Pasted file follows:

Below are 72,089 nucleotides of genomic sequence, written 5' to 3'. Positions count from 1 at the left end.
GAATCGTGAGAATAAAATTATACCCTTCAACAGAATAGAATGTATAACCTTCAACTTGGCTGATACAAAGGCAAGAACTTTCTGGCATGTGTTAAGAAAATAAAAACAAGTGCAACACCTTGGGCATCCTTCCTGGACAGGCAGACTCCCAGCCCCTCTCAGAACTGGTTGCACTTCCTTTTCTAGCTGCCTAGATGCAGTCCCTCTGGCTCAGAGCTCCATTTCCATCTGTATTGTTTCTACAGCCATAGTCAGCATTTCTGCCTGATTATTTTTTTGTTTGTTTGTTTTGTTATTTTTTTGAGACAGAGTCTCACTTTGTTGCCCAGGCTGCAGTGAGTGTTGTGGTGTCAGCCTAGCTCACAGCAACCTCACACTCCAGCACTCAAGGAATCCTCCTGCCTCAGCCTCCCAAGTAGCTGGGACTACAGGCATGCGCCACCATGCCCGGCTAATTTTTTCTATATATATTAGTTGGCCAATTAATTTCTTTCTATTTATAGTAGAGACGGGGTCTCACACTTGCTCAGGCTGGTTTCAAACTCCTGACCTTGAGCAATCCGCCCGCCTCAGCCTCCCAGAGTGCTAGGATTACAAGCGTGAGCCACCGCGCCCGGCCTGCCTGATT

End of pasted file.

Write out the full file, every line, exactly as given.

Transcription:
Below are 72,089 nucleotides of genomic sequence, written 5' to 3'. Positions count from 1 at the left end.
GAATCGTGAGAATAAAATTATACCCTTCAACAGAATAGAATGTATAACCTTCAACTTGGCTGATACAAAGGCAAGAACTTTCTGGCATGTGTTAAGAAAATAAAAACAAGTGCAACACCTTGGGCATCCTTCCTGGACAGGCAGACTCCCAGCCCCTCTCAGAACTGGTTGCACTTCCTTTTCTAGCTGCCTAGATGCAGTCCCTCTGGCTCAGAGCTCCATTTCCATCTGTATTGTTTCTACAGCCATAGTCAGCATTTCTGCCTGATTATTTTTTTGTTTGTTTGTTTTGTTATTTTTTTGAGACAGAGTCTCACTTTGTTGCCCAGGCTGCAGTGAGTGTTGTGGTGTCAGCCTAGCTCACAGCAACCTCACACTCCAGCACTCAAGGAATCCTCCTGCCTCAGCCTCCCAAGTAGCTGGGACTACAGGCATGCGCCACCATGCCCGGCTAATTTTTTCTATATATATTAGTTGGCCAATTAATTTCTTTCTATTTATAGTAGAGACGGGGTCTCACACTTGCTCAGGCTGGTTTCAAACTCCTGACCTTGAGCAATCCGCCCGCCTCAGCCTCCCAGAGTGCTAGGATTACAAGCGTGAGCCACCGCGCCCGGCCTGCCTGATT